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I wonder if there should be a the in front of week in "the end of next week". Context:

I will give you updates on how things work out by the end of next week.

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closed as not a real question by MετάEd, tchrist, Mahnax, Kris, Hugo Nov 24 '12 at 11:08

It's difficult to tell what is being asked here. This question is ambiguous, vague, incomplete, overly broad, or rhetorical and cannot be reasonably answered in its current form. For help clarifying this question so that it can be reopened, visit the help center.If this question can be reworded to fit the rules in the help center, please edit the question.

There's insufficient context to answer this question. Please provide a complete sentence, or maybe even three, that establish a context. Both phrases are grammatical and possible, but they'd be used in different contexts. – user21497 Nov 24 '12 at 2:47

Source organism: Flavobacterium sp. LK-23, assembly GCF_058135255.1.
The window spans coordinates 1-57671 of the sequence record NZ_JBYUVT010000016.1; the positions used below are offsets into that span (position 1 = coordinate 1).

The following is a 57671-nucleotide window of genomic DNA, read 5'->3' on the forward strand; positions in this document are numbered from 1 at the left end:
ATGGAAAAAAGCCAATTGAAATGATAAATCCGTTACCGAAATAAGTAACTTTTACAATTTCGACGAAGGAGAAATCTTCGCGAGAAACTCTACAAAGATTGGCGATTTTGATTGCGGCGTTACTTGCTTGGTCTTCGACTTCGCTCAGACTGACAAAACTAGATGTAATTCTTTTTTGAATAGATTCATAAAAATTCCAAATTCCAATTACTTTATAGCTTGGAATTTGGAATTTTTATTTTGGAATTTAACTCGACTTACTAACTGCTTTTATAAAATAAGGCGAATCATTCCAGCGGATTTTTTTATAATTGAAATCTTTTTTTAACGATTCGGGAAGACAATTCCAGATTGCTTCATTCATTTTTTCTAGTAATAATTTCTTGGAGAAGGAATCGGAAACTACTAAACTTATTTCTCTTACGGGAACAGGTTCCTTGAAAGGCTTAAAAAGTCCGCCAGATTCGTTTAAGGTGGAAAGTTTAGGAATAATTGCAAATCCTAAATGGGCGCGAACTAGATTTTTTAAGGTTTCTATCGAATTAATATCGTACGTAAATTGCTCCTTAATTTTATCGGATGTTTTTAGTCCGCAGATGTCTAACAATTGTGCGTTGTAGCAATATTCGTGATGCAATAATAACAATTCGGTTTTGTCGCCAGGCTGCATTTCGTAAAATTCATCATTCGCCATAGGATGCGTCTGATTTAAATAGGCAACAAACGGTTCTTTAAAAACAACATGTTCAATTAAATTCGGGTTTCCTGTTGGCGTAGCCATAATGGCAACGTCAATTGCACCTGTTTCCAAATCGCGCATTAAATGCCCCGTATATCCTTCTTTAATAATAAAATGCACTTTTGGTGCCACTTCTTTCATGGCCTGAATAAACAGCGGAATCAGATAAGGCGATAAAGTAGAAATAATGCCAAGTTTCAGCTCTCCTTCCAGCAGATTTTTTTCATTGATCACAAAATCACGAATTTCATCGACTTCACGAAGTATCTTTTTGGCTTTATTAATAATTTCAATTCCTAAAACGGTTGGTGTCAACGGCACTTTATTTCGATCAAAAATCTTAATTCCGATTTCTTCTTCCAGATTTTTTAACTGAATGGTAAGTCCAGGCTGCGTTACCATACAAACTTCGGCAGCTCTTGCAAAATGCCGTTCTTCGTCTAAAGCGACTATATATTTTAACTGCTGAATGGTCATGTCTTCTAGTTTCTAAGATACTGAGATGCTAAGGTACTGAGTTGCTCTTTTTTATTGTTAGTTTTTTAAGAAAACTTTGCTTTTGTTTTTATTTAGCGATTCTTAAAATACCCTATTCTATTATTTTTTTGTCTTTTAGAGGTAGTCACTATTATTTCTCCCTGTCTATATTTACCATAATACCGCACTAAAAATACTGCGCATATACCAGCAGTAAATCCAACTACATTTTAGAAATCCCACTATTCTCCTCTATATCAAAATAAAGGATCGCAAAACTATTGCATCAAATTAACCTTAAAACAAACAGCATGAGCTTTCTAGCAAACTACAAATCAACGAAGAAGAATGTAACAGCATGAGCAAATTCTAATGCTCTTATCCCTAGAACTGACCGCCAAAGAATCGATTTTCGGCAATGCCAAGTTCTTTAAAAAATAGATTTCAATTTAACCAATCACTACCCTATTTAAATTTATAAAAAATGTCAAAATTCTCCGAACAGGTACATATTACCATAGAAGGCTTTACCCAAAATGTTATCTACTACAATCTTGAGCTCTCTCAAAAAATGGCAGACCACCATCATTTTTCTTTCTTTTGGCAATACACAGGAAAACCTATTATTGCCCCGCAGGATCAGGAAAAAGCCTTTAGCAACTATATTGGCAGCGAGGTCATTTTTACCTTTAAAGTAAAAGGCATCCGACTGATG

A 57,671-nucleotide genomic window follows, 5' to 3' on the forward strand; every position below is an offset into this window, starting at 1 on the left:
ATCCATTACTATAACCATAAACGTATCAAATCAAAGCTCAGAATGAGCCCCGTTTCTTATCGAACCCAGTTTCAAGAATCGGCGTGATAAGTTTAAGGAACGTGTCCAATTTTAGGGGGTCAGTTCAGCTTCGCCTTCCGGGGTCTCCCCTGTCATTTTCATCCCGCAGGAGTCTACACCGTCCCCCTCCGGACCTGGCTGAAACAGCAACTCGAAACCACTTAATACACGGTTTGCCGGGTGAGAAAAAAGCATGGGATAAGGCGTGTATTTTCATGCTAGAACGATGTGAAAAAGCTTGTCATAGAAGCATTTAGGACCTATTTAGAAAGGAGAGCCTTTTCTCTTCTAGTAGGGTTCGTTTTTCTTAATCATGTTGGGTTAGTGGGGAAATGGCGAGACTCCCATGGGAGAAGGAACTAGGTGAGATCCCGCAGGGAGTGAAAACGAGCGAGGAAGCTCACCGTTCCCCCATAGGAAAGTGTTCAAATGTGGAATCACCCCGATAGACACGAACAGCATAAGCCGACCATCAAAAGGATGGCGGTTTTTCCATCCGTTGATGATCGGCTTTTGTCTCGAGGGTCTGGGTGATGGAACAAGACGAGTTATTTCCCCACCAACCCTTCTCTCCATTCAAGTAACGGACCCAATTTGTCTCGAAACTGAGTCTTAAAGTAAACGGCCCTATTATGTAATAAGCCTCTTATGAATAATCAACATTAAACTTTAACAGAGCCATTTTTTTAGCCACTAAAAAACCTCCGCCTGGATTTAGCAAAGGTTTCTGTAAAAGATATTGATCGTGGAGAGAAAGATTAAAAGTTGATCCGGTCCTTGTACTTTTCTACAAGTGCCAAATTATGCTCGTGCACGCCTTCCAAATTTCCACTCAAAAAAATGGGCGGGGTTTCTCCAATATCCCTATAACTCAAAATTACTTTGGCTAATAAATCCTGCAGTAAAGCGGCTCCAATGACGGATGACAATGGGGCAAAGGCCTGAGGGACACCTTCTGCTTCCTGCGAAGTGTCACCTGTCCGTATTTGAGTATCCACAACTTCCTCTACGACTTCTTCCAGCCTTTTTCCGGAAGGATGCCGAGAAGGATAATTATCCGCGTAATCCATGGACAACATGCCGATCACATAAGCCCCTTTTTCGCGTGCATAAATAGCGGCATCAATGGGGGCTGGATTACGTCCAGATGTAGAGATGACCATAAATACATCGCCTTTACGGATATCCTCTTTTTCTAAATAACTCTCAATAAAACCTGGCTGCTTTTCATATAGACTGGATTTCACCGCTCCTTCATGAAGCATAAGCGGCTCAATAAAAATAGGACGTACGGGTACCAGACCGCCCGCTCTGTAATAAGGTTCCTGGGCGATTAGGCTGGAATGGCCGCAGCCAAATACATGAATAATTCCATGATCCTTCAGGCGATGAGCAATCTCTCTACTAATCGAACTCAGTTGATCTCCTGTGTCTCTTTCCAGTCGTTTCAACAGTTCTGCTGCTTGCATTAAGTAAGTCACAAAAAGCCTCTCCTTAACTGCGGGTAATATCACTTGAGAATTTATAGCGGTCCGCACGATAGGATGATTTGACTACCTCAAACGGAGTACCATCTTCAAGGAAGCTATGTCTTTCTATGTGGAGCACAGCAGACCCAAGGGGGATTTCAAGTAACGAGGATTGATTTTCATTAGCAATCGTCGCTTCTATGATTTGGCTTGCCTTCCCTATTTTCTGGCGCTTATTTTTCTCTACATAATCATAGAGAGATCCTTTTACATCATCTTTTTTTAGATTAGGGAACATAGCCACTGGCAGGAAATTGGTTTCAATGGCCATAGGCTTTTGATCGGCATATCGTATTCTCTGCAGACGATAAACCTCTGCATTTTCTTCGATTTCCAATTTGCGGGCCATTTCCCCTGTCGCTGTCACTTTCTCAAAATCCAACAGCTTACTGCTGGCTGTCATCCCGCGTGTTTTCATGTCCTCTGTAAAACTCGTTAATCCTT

Both are correct, depending on what you mean to say. The question has no substance the way it stands now. – Kris Nov 24 '12 at 4:28
While I agree that this is a very basic question, I don't think it deserves to be closed. Both Kris and I have made the same two points: two different meanings & insufficient context. @Tim: Please edit the Q to give it a context. – user21497 Nov 24 '12 at 5:18
@BillFranke: Edited... ... – Tim Nov 24 '12 at 13:21
up vote 2 down vote accepted

The current week began on Monday 19 November. Any reference to the end of the week that begins on Monday 26 November would be to the end of next week. Any reference to any other week would normally be to the end of the following week. I’m not sure that the end of the next week is ever needed, but, as always, I should be interested to hear of counter-examples.

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Both "The end of next week" and "the end of the next week" are right, it's depending upon you what you mean to say.

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